Years ago I read the Dean Koontz book, Intensity. It was freakin’ terrifying. I generally find Koontz to be a pretty reliable writer- delivering fast-paced and exciting suspense, sometimes with a dash of the supernatural. (Of late I find him a little wordy, but never mind that.)
I was hoping Nasaw’s book would offer me the same thrill ride as Intensity, you know- one of those page-turners that you carry with you everywhere and can’t put down. The Girls He Adored is well-written (as these sorts of books often aren’t) and the potential for some serious suspense exists and the three main characters, Irene Cogan (psychiatrist), E.L. Pender (FBI) and Ulysses “Max” Maxwell (total nutjob) are all interesting. But something is missing from this book.
Max has multiple personality disorder. He’s a violent killer who targets women with strawberry blonde hair. Pender has been on his trail for ten years, but it’s a difficult trail to follow because no one knows Max’s real name, plus he’s super intelligent. Then, by fluke, he gets caught and Dr. Cogan is assigned to see whether he is fit to stand trail. But Max is cunning and he escapes. And kidnaps Irene…and you can see where this is going.
If you’re interested in multiple personality disorder, you might find all the pycho-babble interesting. For me, when I read this sort of book- I want to feel my heart race. I want to be afraid for the characters. And I wasn’t.
Read a Review
1. A really good suspense novel needs to have certain tried and true elements. What do you think these are and do you think this book has them?
2. How does the fact that Max has Multiple Personality Disorder change our feelings about him?
3. Was Pender smart or lucky? Why?
MOZZARELLA-STUFFED GRILLED PORTOBELLOS WITH BALSAMIC MARINADE
1/4 cup extra-virgin olive oil
2 tablespoons plus 1 teaspoon balsamic vinegar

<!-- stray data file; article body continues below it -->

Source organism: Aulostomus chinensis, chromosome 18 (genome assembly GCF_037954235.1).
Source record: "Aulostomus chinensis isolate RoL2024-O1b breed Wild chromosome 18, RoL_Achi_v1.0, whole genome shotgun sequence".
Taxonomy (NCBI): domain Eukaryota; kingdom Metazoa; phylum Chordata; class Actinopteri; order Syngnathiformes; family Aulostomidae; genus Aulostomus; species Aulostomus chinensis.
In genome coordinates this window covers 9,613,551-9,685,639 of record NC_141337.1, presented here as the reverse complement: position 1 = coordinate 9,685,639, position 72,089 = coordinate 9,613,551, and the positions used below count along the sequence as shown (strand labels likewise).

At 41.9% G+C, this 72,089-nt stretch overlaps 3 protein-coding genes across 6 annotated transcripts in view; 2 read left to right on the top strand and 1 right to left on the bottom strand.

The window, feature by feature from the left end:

3 garlic cloves, minced, divided
6 large portobello mushrooms, stemmed
1 1/2 cups panko (Japanese breadcrumbs)*
1 cup shredded mozzarella cheese (about 5 ounces)
1/2 cup grated Parmesan cheese (about 2 ounces)
1/4 cup chopped green onions
1 1/2 teaspoons chopped fresh oregano
1 1/2 teaspoons chopped fresh thyme
1/4 cup ( 1/2 stick) butter, melted
Whisk oil, 2 tablespoons vinegar, and 1 garlic clove in small bowl for marinade. Using spoon, scrape out gills from mushrooms and place mushrooms on rimmed baking sheet. Brush marinade over both sides of mushrooms, arrange hollow side up, and let stand at room temperature 30 minutes.
Prepare barbecue (medium heat). Mix panko, next 5 ingredients, and remaining 2 garlic cloves in medium bowl. Drizzle butter and remaining teaspoon vinegar over panko mixture and toss. Divide panko mixture among mushrooms, leaving 1/2-inch border around edges and packing down slightly. Place mushrooms on grill, stuffing side up; cover grill and cook until cheese melts and juices bubble at edges of mushrooms, rearranging mushrooms occasionally for even cooking (do not turn over), about 6 minutes.
*Panko can be used in any recipe calling for dry (not fresh) breadcrumbs — such as eggplant parmigiana, chicken tenders, or meatloaf. It is available in the Asian foods section of some supermarkets and at Asian markets.